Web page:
You may be thinking, 'Okay, a nice and courageous woman by why is her story so important?' It is important because yesterday, the sixteen men making the board of The Academy of Interactive Arts and Sciences (AIAS) wiped that story away; and they did it with an award. AIAS is a collection of the most powerful people in gaming software; you can’t even become a voting member until you have demonstrated your excellence in gaming through credits and experience. And annually the members vote to give out gaming awards, while the sixteen members of the Board of Directors decide which single person should be added to the Hall of Fame. This year, that person, inducted yesterday Feb. 9th 2007 was Dan Bunten. You can listen to the Academy’s President in a January interview as he announces that yes, Dan Bunten, great designer that HE was, will be entered into the hall of fame. Sid Meier, creator of Civilization (who worked under Dani), accepted the award on his behalf, talking only about DAN Bunten, "He thought games could become social experiences, I told him he was out of his mind.” The official press release (now reprinted worldwide) from AIAS is that Dan Bunten was honored that night (“Bunten's legacy is more recognized for the gaming technologies he pioneered," said the release by the AIAS.”). The older (estranged) son thanked everyone for honoring his “dad.”
So now, after she had her surgery, had her name legally changed, had her gender legally recognized and after she lived, struggled and died as Danielle. Now, nine years later, her “friends in the industry” honor her by pretending she didn’t even exist. They honor her by giving an award to a person who Danielle admitted with great courage was a lie, and was offered an award that, if she had been alive, she couldn’t have legally accepted in that name. They are “honoring” her by obliterating what she sacrificed her family, her friends and her career to be truthful about: that she was a woman. That seems a pretty crap way to honor someone.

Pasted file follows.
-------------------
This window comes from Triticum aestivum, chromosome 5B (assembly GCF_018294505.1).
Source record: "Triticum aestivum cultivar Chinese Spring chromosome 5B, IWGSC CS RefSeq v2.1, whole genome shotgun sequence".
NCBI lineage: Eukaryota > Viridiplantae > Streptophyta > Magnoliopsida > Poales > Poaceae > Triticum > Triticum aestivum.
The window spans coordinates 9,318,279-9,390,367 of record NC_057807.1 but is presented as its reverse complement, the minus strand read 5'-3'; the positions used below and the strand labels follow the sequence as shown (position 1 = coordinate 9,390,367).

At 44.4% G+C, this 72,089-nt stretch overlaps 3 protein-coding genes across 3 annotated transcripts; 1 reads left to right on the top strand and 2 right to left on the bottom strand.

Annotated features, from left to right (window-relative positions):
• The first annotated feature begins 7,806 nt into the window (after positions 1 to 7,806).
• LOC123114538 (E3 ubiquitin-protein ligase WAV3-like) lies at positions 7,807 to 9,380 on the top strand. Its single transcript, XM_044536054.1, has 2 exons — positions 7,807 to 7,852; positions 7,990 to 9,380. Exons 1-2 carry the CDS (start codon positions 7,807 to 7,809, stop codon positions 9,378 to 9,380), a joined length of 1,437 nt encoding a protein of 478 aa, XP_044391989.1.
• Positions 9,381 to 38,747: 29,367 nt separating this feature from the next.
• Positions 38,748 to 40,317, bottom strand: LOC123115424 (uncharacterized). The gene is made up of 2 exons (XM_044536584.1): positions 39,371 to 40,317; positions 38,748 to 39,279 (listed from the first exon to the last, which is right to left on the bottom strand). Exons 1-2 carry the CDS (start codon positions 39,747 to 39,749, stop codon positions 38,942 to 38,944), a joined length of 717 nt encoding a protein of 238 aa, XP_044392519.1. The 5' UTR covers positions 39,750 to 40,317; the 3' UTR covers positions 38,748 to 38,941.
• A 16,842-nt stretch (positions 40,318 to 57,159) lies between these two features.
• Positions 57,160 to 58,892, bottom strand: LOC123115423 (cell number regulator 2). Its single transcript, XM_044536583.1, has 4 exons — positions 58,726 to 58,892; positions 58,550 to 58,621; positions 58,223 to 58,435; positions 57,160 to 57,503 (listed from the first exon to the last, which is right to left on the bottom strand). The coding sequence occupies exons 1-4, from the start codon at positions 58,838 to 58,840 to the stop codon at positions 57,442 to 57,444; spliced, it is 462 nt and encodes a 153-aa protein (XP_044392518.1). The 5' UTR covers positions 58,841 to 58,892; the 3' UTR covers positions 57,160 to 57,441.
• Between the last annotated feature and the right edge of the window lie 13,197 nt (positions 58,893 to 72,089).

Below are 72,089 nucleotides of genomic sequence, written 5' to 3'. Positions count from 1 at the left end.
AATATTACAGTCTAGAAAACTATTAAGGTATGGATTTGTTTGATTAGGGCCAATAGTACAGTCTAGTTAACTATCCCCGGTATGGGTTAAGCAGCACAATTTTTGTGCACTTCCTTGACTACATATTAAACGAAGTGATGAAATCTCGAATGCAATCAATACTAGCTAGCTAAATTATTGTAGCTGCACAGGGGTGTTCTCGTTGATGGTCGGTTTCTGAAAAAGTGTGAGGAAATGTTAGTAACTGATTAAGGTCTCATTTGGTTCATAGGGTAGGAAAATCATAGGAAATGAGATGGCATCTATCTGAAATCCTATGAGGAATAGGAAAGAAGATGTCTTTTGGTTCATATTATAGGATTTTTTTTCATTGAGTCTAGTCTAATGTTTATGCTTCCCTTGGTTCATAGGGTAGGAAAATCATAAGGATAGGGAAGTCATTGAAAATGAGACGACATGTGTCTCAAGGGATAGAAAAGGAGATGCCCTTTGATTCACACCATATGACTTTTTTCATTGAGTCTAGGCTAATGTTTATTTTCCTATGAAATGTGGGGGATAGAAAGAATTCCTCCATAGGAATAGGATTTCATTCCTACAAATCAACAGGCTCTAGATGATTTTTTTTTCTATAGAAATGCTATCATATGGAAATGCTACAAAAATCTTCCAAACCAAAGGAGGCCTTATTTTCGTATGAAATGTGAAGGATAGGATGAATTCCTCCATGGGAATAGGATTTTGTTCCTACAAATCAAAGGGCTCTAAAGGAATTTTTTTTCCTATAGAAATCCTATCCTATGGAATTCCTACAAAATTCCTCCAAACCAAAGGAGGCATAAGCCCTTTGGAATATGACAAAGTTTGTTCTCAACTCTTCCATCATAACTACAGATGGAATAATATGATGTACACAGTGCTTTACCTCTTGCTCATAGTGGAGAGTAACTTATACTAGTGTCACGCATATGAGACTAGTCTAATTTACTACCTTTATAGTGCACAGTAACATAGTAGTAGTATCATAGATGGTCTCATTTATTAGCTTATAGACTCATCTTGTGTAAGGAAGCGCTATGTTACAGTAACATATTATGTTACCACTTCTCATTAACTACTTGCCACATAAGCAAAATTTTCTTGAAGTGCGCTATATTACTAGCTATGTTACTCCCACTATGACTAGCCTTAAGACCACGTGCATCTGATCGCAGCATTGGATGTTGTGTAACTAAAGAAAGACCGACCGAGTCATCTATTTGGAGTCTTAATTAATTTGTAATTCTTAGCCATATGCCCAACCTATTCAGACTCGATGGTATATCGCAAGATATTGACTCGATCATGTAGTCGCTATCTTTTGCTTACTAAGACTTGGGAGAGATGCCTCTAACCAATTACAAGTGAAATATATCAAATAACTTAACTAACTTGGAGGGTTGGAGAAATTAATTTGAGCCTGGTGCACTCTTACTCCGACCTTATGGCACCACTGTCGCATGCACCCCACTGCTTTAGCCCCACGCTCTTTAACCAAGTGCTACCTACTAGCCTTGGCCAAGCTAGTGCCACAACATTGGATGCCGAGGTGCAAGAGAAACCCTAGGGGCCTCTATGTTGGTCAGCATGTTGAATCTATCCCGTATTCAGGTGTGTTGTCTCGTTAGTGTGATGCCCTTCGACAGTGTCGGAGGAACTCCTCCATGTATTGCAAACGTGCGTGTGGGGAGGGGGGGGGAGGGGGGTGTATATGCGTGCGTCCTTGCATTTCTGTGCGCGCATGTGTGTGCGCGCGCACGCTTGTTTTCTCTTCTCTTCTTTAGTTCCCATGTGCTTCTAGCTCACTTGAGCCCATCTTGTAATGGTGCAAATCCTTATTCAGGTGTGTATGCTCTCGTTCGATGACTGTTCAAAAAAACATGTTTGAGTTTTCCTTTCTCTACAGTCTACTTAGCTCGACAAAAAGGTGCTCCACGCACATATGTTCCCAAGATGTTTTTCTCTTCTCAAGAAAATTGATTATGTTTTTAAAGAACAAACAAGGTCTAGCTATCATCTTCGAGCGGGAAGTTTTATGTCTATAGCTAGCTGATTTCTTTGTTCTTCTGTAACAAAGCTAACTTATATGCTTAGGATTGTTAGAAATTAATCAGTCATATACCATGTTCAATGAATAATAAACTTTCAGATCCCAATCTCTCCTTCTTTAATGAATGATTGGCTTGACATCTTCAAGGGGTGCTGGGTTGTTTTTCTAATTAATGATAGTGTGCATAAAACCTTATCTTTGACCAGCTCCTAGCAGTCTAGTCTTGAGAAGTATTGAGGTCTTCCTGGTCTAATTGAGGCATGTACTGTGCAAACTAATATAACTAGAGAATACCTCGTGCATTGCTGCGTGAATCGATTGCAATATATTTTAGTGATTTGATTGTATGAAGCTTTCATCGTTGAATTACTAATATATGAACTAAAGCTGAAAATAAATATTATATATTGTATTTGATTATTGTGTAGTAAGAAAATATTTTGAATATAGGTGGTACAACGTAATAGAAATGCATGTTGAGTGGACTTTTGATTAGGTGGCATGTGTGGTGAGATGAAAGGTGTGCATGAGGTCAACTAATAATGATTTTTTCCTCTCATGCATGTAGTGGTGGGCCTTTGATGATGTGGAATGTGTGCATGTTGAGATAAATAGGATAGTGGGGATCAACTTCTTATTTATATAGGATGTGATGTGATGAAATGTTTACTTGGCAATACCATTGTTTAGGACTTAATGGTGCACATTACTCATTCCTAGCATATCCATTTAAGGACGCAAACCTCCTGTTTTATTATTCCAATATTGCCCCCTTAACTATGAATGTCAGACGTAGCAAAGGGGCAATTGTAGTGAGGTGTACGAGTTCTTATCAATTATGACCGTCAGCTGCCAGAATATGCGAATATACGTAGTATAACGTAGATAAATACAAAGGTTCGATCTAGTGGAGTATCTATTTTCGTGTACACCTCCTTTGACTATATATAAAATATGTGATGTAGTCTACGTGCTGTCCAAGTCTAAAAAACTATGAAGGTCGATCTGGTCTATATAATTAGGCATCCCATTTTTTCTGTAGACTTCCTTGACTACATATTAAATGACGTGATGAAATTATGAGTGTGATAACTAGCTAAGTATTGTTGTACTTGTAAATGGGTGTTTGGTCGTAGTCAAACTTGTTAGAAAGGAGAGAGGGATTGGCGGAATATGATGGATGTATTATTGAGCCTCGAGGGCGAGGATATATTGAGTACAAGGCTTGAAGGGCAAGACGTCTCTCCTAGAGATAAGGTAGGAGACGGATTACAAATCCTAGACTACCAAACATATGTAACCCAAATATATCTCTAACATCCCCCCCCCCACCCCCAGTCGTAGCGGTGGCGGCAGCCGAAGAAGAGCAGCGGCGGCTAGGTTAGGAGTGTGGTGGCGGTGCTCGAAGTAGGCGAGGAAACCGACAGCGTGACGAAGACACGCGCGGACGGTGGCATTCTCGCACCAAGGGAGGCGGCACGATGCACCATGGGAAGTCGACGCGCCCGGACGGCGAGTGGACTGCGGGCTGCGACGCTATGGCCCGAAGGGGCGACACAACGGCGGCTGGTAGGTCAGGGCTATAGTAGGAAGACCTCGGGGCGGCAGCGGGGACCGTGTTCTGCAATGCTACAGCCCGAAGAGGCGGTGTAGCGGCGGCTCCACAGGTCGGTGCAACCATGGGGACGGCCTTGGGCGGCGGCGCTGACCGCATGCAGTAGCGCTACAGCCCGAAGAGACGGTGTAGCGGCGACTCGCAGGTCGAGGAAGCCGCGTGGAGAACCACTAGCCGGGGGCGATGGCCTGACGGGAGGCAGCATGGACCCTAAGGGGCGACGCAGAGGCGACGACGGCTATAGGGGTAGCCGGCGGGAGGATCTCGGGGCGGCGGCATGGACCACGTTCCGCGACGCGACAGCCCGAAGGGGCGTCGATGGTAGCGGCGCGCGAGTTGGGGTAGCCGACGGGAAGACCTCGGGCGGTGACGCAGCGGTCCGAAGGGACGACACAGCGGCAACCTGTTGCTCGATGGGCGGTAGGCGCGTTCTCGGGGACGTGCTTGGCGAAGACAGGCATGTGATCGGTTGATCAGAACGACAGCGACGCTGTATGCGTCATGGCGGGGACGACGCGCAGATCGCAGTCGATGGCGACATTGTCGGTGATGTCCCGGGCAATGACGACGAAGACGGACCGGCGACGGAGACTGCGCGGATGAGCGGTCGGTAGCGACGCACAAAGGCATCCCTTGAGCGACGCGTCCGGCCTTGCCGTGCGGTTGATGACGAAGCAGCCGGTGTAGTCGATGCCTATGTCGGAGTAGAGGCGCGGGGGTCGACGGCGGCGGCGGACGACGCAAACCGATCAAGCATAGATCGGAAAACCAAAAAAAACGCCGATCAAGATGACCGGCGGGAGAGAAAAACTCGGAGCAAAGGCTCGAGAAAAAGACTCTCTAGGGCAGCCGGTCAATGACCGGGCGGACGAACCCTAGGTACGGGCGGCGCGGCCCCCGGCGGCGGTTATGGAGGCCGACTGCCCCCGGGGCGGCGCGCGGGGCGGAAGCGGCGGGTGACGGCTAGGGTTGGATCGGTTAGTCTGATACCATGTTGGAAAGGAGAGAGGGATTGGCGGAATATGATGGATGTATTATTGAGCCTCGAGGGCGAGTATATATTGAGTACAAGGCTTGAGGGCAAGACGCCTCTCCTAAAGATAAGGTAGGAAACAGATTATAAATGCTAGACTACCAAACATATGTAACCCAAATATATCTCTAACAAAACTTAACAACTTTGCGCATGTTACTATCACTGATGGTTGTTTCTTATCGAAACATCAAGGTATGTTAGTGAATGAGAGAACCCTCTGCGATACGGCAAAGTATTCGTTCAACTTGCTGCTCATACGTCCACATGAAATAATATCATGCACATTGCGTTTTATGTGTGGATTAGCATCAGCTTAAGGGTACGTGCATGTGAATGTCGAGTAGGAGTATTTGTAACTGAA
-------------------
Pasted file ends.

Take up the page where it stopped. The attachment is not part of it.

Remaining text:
Some, like EA founder Trip Hawkins spoke supportively of how she should receive the award for the work she had done. But the majority of the “old echelon” like the board at AIAS and Sid Meiers, were too afraid to even use the pronoun “she." They show that the “boys club” of computer gaming has a long way to go, as they are currently unable to recognize that the socially interactive games which they honor (and profit from) are the influence of Danielle, who hid behind the face of “Dan”, during a period of Missile Command and Duke Nukem ("Bunten's approach, Hawkins said, "was the antithesis of the 'mindless shoot 'em up.'”). Now unable to defend herself, Danielle is having who she is and was, reworked and rewritten for the emotional convenience of a bunch of aging male gamers. Seems odd that so many designers of First Person Shooters would be such cowards, doesn't it?
So, let us celebrate what they seem unable to, a person whose “unconventional” approach and whose dedication to self truth is still, compared to the gaming industry, ahead of her time. Let’s hear it for the 10th inductee to the AIAS Hall of Fame: Danielle Bunten Berry